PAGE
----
Antibiotics Don’t Reduce UTI in Transplant Patients with Bacteriuria

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For kidney transplant recipients with screening-detected asymptomatic bacteriuria (ASB), antibiotic treatment does not reduce the risk of developing urinary tract infection (UTI) and may lead to emergence of antibiotic-resistant bacteria, reports a study in Clinical Microbiology and Infection.

The pragmatic, open-label Bacteriuria in Renal Transplantation (BiRT) trial included 199 patients with ASB detected by screening at least 2 months after transplantation. Patients were randomly assigned to receive antibiotic treatment, using a drug active against the causative bacteria, or no treatment. The incidence of symptomatic UTI over routine 1-year follow-up was compared between groups.

Fluoroquinolones and second- or third-generation

For kidney transplant recipients with screening-detected asymptomatic bacteriuria (ASB), antibiotic treatment does not reduce the risk of developing urinary tract infection (UTI) and may lead to emergence of antibiotic-resistant bacteria, reports a study in Clinical Microbiology and Infection.

The pragmatic, open-label Bacteriuria in Renal Transplantation (BiRT) trial included 199 patients with ASB detected by screening at least 2 months after transplantation. Patients were randomly assigned to receive antibiotic treatment, using a drug active against the causative bacteria, or no treatment. The incidence of symptomatic UTI over routine 1-year follow-up was compared between groups.

Fluoroquinolones and second- or third-generation cephalosporins were the most commonly prescribed antibiotics in the treatment group. Incidence of symptomatic UTI during follow-up was 29.1% overall, with no significant difference between groups: 27% with antibiotics and 31% with no treatment. Per-protocol analysis of 87 patients in the antibiotic group and 92 in the no-treatment group showed similar results.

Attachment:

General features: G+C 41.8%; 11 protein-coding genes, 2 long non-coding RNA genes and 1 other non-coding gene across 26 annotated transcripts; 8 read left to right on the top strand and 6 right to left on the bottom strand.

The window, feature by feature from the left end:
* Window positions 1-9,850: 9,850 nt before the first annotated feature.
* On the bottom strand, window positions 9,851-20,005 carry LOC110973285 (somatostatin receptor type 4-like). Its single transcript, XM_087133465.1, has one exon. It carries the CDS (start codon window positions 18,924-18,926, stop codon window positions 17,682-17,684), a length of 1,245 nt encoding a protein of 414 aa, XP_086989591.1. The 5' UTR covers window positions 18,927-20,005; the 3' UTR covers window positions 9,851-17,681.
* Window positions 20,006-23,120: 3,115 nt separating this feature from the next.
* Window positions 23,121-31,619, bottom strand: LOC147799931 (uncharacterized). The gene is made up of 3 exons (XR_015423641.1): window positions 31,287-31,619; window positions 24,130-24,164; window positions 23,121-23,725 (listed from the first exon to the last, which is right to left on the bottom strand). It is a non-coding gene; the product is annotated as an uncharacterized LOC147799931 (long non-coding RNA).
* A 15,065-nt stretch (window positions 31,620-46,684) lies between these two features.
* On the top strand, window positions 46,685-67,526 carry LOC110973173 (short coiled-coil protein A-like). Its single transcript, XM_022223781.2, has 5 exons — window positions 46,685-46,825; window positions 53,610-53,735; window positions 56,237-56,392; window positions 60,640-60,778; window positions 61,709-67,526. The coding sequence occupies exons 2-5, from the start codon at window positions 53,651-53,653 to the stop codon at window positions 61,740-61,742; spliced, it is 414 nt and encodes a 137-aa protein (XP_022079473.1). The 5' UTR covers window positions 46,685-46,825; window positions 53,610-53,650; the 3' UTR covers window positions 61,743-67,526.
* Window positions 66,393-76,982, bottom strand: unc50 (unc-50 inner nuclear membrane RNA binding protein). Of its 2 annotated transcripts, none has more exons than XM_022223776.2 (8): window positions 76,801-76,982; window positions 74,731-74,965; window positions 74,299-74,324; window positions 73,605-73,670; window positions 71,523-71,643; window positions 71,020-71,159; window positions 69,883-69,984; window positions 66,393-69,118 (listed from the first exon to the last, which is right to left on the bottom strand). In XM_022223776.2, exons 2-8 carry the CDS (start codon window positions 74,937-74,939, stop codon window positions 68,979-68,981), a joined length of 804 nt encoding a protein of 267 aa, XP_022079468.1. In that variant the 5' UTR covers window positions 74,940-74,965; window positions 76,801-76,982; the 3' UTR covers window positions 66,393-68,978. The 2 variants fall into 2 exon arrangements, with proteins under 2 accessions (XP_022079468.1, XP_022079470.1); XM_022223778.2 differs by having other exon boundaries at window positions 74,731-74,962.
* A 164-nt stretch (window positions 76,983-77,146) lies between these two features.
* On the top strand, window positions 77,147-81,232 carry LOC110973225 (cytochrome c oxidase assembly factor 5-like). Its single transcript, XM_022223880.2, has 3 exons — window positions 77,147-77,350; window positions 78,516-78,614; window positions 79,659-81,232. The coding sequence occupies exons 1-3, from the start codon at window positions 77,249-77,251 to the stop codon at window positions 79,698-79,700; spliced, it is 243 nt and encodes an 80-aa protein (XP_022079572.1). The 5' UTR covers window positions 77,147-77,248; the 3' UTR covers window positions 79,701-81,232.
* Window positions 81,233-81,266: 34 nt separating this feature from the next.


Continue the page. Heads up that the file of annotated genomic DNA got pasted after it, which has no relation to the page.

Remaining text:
Secondary outcomes of pyelonephritis and kidney function were not significantly different between groups. On urine cultures performed 1 month after randomization, prevalence of ASB was 29% in the antibiotic group versus 66% in the no-treatment group. Throughout the follow-up year, antibiotic use was fivefold higher in the antibiotic group: 30 days per patient compared to 6 days per patient in the no-treatment group.

On continued screening, 78% of patients had at least one more episode of bacteriuria. Patients assigned to antibiotic treatment for initial ASB were more likely to have bacteriuria caused by bacteria resistant to clinically relevant antibiotics: 18% versus 4%.

Screening and treatment of ASB are often performed as part of routine surveillance after kidney transplantation. This practice can lead to increased antibiotic exposure, with the potential for selection of antibiotic-resistant bacteria. There are also questions as to whether ASB screening and treatment actually reduce the incidence of symptomatic UTI.

The BiRT study finds no significant reduction in symptomatic UTI with antibiotic treatment for screening-detected ASB more than 2 months after kidney transplantation. “By contrast, this strategy drastically increased antibiotic use and promoted the emergence of more resistant organisms in the urine,” the researchers write. They note that their study supports recent recommendations against systematic antibiotic use in kidney transplant recipients with ASB [Coussement J, et al. Antibiotics versus no therapy in kidney transplant recipients with asymptomatic bacteriuria (BiRT): A pragmatic, multicentre, randomized, controlled trial. Clin Microbiol Infect, published online ahead of print September 10, 2020, doi: 10.1016/j.cmi.2020.09.005; https://www.clinicalmicrobiologyandinfection.com/article/S1198-743X(20)30534-6/fulltext].

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